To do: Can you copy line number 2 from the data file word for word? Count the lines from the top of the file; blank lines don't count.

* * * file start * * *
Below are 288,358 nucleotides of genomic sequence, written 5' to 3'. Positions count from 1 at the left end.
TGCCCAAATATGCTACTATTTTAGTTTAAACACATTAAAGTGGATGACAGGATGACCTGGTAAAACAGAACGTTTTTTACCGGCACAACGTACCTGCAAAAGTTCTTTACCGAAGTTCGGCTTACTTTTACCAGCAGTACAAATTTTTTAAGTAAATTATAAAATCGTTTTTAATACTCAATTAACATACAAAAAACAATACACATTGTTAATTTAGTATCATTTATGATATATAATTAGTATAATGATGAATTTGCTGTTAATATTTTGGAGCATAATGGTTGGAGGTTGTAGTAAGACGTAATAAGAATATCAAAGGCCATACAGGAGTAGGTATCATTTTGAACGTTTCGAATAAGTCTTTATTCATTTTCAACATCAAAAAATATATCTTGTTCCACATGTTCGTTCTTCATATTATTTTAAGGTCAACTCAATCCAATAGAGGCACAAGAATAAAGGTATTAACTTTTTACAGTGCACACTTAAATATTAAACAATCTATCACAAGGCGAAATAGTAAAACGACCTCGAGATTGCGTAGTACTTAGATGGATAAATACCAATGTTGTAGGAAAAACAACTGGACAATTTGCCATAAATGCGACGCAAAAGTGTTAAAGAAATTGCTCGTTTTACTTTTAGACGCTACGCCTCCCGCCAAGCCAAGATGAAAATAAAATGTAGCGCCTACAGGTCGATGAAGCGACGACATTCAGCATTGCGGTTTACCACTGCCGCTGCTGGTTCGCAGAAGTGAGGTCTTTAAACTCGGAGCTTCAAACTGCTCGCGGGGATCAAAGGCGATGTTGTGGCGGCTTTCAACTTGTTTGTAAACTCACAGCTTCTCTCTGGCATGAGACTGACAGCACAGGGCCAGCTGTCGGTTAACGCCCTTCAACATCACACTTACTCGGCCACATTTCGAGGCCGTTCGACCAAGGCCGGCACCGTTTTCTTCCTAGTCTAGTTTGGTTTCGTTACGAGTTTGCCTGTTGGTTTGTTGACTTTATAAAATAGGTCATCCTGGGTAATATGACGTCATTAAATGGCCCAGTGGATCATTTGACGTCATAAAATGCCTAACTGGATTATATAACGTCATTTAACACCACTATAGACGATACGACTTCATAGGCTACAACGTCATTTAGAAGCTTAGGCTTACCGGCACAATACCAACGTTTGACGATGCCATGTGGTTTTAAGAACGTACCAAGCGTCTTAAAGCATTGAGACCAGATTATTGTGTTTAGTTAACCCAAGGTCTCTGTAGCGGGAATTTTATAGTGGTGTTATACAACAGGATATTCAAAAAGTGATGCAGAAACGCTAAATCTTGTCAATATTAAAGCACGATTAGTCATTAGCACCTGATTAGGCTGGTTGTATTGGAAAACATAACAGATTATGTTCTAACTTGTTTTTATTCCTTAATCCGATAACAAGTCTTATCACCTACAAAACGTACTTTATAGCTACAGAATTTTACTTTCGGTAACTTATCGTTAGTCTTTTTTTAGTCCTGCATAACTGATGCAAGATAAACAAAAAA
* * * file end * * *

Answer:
TGCCCAAATATGCTACTATTTTAGTTTAAACACATTAAAGTGGATGACAGGATGACCTGGTAAAACAGAACGTTTTTTACCGGCACAACGTACCTGCAAAAGTTCTTTACCGAAGTTCGGCTTACTTTTACCAGCAGTACAAATTTTTTAAGTAAATTATAAAATCGTTTTTAATACTCAATTAACATACAAAAAACAATACACATTGTTAATTTAGTATCATTTATGATATATAATTAGTATAATGATGAATTTGCTGTTAATATTTTGGAGCATAATGGTTGGAGGTTGTAGTAAGACGTAATAAGAATATCAAAGGCCATACAGGAGTAGGTATCATTTTGAACGTTTCGAATAAGTCTTTATTCATTTTCAACATCAAAAAATATATCTTGTTCCACATGTTCGTTCTTCATATTATTTTAAGGTCAACTCAATCCAATAGAGGCACAAGAATAAAGGTATTAACTTTTTACAGTGCACACTTAAATATTAAACAATCTATCACAAGGCGAAATAGTAAAACGACCTCGAGATTGCGTAGTACTTAGATGGATAAATACCAATGTTGTAGGAAAAACAACTGGACAATTTGCCATAAATGCGACGCAAAAGTGTTAAAGAAATTGCTCGTTTTACTTTTAGACGCTACGCCTCCCGCCAAGCCAAGATGAAAATAAAATGTAGCGCCTACAGGTCGATGAAGCGACGACATTCAGCATTGCGGTTTACCACTGCCGCTGCTGGTTCGCAGAAGTGAGGTCTTTAAACTCGGAGCTTCAAACTGCTCGCGGGGATCAAAGGCGATGTTGTGGCGGCTTTCAACTTGTTTGTAAACTCACAGCTTCTCTCTGGCATGAGACTGACAGCACAGGGCCAGCTGTCGGTTAACGCCCTTCAACATCACACTTACTCGGCCACATTTCGAGGCCGTTCGACCAAGGCCGGCACCGTTTTCTTCCTAGTCTAGTTTGGTTTCGTTACGAGTTTGCCTGTTGGTTTGTTGACTTTATAAAATAGGTCATCCTGGGTAATATGACGTCATTAAATGGCCCAGTGGATCATTTGACGTCATAAAATGCCTAACTGGATTATATAACGTCATTTAACACCACTATAGACGATACGACTTCATAGGCTACAACGTCATTTAGAAGCTTAGGCTTACCGGCACAATACCAACGTTTGACGATGCCATGTGGTTTTAAGAACGTACCAAGCGTCTTAAAGCATTGAGACCAGATTATTGTGTTTAGTTAACCCAAGGTCTCTGTAGCGGGAATTTTATAGTGGTGTTATACAACAGGATATTCAAAAAGTGATGCAGAAACGCTAAATCTTGTCAATATTAAAGCACGATTAGTCATTAGCACCTGATTAGGCTGGTTGTATTGGAAAACATAACAGATTATGTTCTAACTTGTTTTTATTCCTTAATCCGATAACAAGTCTTATCACCTACAAAACGTACTTTATAGCTACAGAATTTTACTTTCGGTAACTTATCGTTAGTCTTTTTTTAGTCCTGCATAACTGATGCAAGATAAACAAAAAA